We have looked at the central bank holdings — both the Fed and foreign central banks — of marketable Treasury bills, notes, and bonds over the past twenty years and were quite surprised by our findings. Our analysis may also help explain the mess now taking place in the money markets, which is taking massive Fed intervention to stabilize.
The above table of data illustrates the Fed and foreign central banks held almost 50 percent of the Treasury bills outstanding up until the Great Financial Crisis (GFC) and now hold only 13.81 percent of marketable bills as of October 2019. Note the October data does not include Fed repo but only bills held outright in its SOMA portfolio and financed by an increase in reserves.
It also was surprising that even with the massive expansion of the Fed’s balance sheet during the QEs, their ownership of the outstanding marketable notes and bonds only increased from around 15 percent to 22 percent. It does make sense considering there was a corresponding massive increase in Treasury debt issuance during the past ten years.
Our September 2018 Post
We wrote a huge post on the structural changes taking place in the Treasury market in September 2018, The Gathering Storm In The Treasury Market 2.0, warning there would be huge natural upward pressure on interest rates given these changes and/or the markets would come under pressure from the increased market supply risking “crowding out” of other markets.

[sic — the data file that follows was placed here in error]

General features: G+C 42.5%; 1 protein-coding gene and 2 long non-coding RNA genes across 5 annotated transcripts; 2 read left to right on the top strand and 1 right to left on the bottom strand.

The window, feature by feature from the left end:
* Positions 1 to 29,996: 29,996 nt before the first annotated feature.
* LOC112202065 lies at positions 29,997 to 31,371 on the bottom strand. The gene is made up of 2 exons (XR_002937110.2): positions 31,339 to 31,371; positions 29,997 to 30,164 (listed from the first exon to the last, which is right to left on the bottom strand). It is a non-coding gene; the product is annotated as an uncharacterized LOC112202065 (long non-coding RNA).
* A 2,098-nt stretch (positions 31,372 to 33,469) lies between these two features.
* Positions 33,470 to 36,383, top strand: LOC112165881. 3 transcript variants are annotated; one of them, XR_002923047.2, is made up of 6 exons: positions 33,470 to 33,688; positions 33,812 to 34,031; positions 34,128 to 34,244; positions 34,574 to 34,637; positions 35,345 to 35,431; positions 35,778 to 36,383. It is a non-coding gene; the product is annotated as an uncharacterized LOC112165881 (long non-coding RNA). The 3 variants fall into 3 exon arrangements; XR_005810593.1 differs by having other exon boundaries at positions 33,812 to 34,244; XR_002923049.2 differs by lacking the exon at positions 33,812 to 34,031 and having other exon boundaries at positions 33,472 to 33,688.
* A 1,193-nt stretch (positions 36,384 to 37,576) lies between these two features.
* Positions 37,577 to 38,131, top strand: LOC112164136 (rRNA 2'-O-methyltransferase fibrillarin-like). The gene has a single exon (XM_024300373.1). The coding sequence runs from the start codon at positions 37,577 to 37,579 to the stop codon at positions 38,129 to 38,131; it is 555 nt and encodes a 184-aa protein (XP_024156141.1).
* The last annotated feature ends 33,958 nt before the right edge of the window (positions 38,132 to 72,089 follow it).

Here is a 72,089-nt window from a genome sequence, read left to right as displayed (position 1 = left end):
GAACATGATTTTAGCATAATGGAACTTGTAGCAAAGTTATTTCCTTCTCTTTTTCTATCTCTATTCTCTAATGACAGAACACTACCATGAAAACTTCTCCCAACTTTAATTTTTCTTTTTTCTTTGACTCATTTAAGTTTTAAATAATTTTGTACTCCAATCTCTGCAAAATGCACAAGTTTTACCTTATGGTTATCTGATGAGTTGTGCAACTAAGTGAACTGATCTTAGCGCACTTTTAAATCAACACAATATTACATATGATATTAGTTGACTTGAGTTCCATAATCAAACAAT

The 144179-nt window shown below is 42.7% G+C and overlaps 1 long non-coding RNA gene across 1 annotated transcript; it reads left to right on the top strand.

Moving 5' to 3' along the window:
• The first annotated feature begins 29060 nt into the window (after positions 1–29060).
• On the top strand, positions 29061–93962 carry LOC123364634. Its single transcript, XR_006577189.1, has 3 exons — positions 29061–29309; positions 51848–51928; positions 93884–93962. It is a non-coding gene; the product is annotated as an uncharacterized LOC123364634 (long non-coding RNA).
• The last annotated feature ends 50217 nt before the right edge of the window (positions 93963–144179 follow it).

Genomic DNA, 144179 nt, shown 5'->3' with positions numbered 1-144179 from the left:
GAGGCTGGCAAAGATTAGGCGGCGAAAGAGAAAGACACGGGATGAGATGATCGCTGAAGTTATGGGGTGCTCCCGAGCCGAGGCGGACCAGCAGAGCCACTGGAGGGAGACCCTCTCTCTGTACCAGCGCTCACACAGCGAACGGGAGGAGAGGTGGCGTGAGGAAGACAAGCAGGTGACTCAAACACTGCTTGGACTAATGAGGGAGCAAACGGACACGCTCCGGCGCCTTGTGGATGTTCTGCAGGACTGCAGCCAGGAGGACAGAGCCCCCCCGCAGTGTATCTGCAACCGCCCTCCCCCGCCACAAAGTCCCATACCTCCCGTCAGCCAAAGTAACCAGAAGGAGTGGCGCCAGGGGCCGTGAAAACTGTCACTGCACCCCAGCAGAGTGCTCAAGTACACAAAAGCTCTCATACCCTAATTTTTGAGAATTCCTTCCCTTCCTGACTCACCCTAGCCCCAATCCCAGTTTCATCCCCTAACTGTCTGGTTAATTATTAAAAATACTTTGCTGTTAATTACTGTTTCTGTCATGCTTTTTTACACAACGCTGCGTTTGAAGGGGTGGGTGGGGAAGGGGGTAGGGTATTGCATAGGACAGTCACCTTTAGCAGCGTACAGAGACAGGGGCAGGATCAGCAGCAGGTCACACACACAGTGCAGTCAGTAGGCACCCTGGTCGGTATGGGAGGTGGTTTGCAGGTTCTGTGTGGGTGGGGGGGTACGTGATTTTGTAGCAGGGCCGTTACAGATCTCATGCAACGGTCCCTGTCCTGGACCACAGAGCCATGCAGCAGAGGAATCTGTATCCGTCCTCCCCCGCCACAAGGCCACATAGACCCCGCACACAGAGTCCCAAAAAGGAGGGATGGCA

Soon thereafter, the 10-year Treasury yield broke out crashing the stock market with the S&P falling 20 percent in just a little over two months. We underestimated Judy how fragile markets to a only modest rise in long-term interest rates.
In no way was the Fed “too tight” in a monetary and credit sense in Q4 2018, in our opinion, with real interest rates still close to, or below zero and credit still abundantly available. The market just couldn’t handle the massive new supply of debt caused by the combination of a growing budget deficit and the Treasury having to refinance the maturities coming due in the Fed’s SOMA portfolio.
Consequently, the stock market crashed bringing in haven flows and short-sellers using Treasuries as proxy stock shorts driving rates lower and the Fed eventually capitulating to the market and political pressure.
Marketable Debt Growing Faster Than Total Debt
One of the structural changes we flagged was that the Treasury could no longer rely on the Social Security surplus to fund itself as it now has moved into an annual structural deficit. The added Treasury supply would put significant pressure on the market. The debt table above illustrates how the Treasury is becoming increasingly reliant on market financing for its growing obligations.